All the Single Ladies Who Can’t Act

… are on a primetime show on VH1.

I know this is all kinds of late, but the post is more about writing than it is about the subject.

Did you see the premier episode of VH1’s “Single Ladies” starring Lisa Raye McCoy, Stacy Dash and that white chick? It’s OK to tell the truth, if you did. There is no shame in wanting to see how much of a train wreck the show was going to be. (You probably should be ashamed, however, if you enjoyed watching it.)

The show was, indeed, a train wreck, and the Washington Post’s Hank Steuver wrote the most deliciously biting, awkwardly truthful, cleverly dismissive, he’s-so-adept-with-his-use-of-the-English-language review of the show that anyone who appreciates words (this will most likely be a person who didn’t care much for “Single Ladies”) will want to read again just to watch the writer’s sheer sportsmanship.

Main cast of VH1's "Single Ladies"

These are a few of my favorite rifts:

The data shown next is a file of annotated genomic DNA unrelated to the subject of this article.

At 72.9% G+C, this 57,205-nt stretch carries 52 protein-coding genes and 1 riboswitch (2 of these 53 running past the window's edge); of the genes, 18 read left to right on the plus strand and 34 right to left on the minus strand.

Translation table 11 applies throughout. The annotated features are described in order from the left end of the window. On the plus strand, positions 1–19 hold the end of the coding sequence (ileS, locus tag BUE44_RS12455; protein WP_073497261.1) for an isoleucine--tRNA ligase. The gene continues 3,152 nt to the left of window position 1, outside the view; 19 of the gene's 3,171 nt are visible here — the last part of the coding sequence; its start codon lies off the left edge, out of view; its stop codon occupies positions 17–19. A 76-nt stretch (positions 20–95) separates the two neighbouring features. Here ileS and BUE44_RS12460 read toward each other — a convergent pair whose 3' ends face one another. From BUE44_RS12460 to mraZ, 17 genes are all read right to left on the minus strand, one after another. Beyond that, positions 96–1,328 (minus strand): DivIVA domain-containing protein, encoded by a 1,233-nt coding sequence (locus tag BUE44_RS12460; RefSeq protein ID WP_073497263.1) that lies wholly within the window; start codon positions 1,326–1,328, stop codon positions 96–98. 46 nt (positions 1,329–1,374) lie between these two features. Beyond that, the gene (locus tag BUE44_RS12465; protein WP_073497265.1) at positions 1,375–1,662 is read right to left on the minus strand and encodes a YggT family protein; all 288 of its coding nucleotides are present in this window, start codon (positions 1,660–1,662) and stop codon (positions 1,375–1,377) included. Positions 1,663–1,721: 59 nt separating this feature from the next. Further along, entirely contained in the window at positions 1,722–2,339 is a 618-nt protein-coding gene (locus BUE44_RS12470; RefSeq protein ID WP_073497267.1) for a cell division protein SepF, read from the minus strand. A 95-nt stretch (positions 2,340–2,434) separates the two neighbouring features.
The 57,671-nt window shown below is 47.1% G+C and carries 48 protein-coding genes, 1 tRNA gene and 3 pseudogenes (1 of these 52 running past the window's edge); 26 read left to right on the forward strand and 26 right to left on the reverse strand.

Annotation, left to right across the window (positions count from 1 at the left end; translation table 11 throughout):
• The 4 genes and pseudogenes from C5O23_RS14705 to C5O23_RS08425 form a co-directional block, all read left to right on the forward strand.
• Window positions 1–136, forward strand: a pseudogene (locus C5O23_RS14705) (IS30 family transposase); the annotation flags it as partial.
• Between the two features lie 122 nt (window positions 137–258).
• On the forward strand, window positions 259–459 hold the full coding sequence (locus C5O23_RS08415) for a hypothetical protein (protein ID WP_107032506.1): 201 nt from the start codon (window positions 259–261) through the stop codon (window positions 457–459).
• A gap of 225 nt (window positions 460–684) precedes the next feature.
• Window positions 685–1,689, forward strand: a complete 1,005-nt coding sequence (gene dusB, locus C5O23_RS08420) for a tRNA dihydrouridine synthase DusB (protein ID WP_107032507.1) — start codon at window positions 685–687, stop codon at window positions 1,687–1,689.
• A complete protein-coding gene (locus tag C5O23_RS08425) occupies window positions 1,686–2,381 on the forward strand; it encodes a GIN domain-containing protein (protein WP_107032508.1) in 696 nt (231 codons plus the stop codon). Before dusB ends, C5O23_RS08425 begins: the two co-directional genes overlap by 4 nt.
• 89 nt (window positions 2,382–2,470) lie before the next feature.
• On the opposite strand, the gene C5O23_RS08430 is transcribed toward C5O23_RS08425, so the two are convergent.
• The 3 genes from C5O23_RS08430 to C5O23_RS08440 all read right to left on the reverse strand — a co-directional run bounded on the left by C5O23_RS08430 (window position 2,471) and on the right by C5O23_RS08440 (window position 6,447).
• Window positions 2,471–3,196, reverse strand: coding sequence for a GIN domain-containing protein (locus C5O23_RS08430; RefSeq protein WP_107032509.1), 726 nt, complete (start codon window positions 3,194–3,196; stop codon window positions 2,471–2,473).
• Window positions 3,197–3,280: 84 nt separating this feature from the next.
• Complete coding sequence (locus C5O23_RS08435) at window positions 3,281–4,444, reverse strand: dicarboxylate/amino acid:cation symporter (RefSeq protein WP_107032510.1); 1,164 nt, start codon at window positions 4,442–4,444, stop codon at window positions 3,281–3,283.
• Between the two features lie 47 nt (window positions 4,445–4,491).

Executive-produced by Queen Latifah, who once upon a time seemed to know better, the two-hour launch of “Single Ladies” tosses uncertainly between a serious attempt at a relationship drama and a pathetic stab at . . . camp, I suppose?

“You a grown-ass woman,” Val’s boyfriend reminds her, as he’s about to walk out. That’s exactly what I was thinking, watching “Single Ladies”: The two lead actresses are in their 40s, dressed like they’re in their 20s, saddled with the impulse-control issues of preteens. This is supposed to be a show about adults? For adults?

And this, the third paragraph, is so … so … good, I wish the writer could have somehow saved it for last so I could have smoked a cigarette with him once we were—I mean I was done reading.

This is a series for people who found “Sex and the City” too quick-witted and “The Wendy Williams Show” too intellectually stimulating. It’s the TV equivalent of a beach read with no words. Even if “Single Ladies” can be enjoyed in some basic brainless way (and even though it’s safely sequestered on VH1, where standards are aggressively low), there’s something steadfastly embarrassing about it.

Read the review in its entirety here.

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~ by MsInklination on June 6, 2011.

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